• Neither existence nor nonexistence as we understand it in the physical realm, applies to God; i.e., the Divine is abstract to the individual, beyond existing or not existing, and beyond conceptualization regarding the whole (one cannot say that God exists in the usual sense of the term; nor can we say that God is nonexistent). 
  • God is divinely simple (one should not claim that God is one, or three, or any type of being.) 
  • God is not ignorant (one should not say that God is wise since that word arrogantly implies we know what "wisdom" means on a divine scale, whereas we only know what wisdom is believed to mean in a confined cultural context). 
  • Likewise, God is not evil (to say that God can be described by the word 'good' limits God to what good behavior means to human beings individually and en masse). 
  • God is not a creation (but beyond that we cannot define how God exists or operates in relation to the whole of humanity). 
  • God is not conceptually defined in terms of space and location
  • God is not conceptually confined to assumptions based on time

Even though the via negativa essentially rejects theological understanding in and of itself as a path to God, some have sought to make it into an intellectual exercise, by describing God only in terms of what God is not. One problem noted with this approach is that there seems to be no fixed basis on deciding what God is not, unless the Divine is understood as an abstract experience of full aliveness unique to each individual consciousness, and universally, the perfect goodness applicable to the whole field of reality. It should be noted however that since religious experience—or consciousness of the holy or sacred, is not reducible to other kinds of human experience, an abstract understanding of religious experience cannot be used as evidence or proof that religious discourse or praxis can have no meaning or value. In apophatic theology, the negation of theisms in the via negativa also requires the negation of their correlative atheisms if the dialectical method it employs is to maintain integrity.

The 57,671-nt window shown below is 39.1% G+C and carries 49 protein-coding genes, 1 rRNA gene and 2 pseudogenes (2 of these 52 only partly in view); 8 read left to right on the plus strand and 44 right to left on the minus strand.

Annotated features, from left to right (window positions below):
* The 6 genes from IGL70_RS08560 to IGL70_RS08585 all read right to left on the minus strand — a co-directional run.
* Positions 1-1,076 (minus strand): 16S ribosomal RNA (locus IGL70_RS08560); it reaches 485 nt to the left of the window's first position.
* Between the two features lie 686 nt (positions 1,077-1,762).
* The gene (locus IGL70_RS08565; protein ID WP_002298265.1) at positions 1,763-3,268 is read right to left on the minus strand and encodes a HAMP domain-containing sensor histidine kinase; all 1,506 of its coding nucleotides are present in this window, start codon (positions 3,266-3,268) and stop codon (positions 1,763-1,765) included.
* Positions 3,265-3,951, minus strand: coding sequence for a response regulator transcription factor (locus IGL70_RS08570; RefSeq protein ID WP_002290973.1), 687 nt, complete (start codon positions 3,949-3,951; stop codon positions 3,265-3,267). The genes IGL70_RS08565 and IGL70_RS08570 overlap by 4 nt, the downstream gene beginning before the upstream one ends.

“God's existence is absolute and it includes no composition and we comprehend only the fact that He exists, not His essence. Consequently it is a false assumption to hold that He has any positive attribute... still less has He accidents (מקרה), which could be described by an attribute. Hence it is clear that He has no positive attribute however, the negative attributes are necessary to direct the mind to the truths which we must believe... When we say of this being, that it exists, we mean that its non-existence is impossible; it is living — it is not dead; ...it is the first — its existence is not due to any cause; it has power, wisdom, and will — it is not feeble or ignorant; He is One — there are not more Gods than one… Every attribute predicated of God denotes either the quality of an action, or, when the attribute is intended to convey some idea of the Divine Being itself — and not of His actions — the negation of the opposite. (The Guide for the Perplexed, 1:58.)”